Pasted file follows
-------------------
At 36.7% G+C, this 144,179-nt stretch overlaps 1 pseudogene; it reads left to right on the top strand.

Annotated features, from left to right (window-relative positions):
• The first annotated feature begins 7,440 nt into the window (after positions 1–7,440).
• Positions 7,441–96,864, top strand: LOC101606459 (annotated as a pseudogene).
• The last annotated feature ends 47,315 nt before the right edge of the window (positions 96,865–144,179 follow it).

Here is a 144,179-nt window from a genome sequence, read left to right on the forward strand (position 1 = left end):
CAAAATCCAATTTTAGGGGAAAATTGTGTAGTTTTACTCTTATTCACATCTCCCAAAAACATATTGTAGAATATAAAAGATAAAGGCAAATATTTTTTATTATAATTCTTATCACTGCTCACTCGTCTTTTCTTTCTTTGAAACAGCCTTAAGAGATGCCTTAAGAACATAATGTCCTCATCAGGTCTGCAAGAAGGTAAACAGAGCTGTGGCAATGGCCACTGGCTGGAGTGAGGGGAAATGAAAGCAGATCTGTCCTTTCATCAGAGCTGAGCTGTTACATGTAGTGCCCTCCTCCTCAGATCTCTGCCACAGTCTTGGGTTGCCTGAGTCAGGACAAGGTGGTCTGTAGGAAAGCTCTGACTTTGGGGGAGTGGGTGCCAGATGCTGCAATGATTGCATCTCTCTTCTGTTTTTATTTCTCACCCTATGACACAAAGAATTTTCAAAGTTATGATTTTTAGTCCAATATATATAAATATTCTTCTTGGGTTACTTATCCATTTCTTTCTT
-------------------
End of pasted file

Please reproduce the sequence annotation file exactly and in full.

At 36.7% G+C, this 144,179-nt stretch overlaps 1 pseudogene; it reads left to right on the top strand.

Annotated features, from left to right (window-relative positions):
• The first annotated feature begins 7,440 nt into the window (after positions 1–7,440).
• Positions 7,441–96,864, top strand: LOC101606459 (annotated as a pseudogene).
• The last annotated feature ends 47,315 nt before the right edge of the window (positions 96,865–144,179 follow it).

Here is a 144,179-nt window from a genome sequence, read left to right on the forward strand (position 1 = left end):
CAAAATCCAATTTTAGGGGAAAATTGTGTAGTTTTACTCTTATTCACATCTCCCAAAAACATATTGTAGAATATAAAAGATAAAGGCAAATATTTTTTATTATAATTCTTATCACTGCTCACTCGTCTTTTCTTTCTTTGAAACAGCCTTAAGAGATGCCTTAAGAACATAATGTCCTCATCAGGTCTGCAAGAAGGTAAACAGAGCTGTGGCAATGGCCACTGGCTGGAGTGAGGGGAAATGAAAGCAGATCTGTCCTTTCATCAGAGCTGAGCTGTTACATGTAGTGCCCTCCTCCTCAGATCTCTGCCACAGTCTTGGGTTGCCTGAGTCAGGACAAGGTGGTCTGTAGGAAAGCTCTGACTTTGGGGGAGTGGGTGCCAGATGCTGCAATGATTGCATCTCTCTTCTGTTTTTATTTCTCACCCTATGACACAAAGAATTTTCAAAGTTATGATTTTTAGTCCAATATATATAAATATTCTTCTTGGGTTACTTATCCATTTCTTTCTT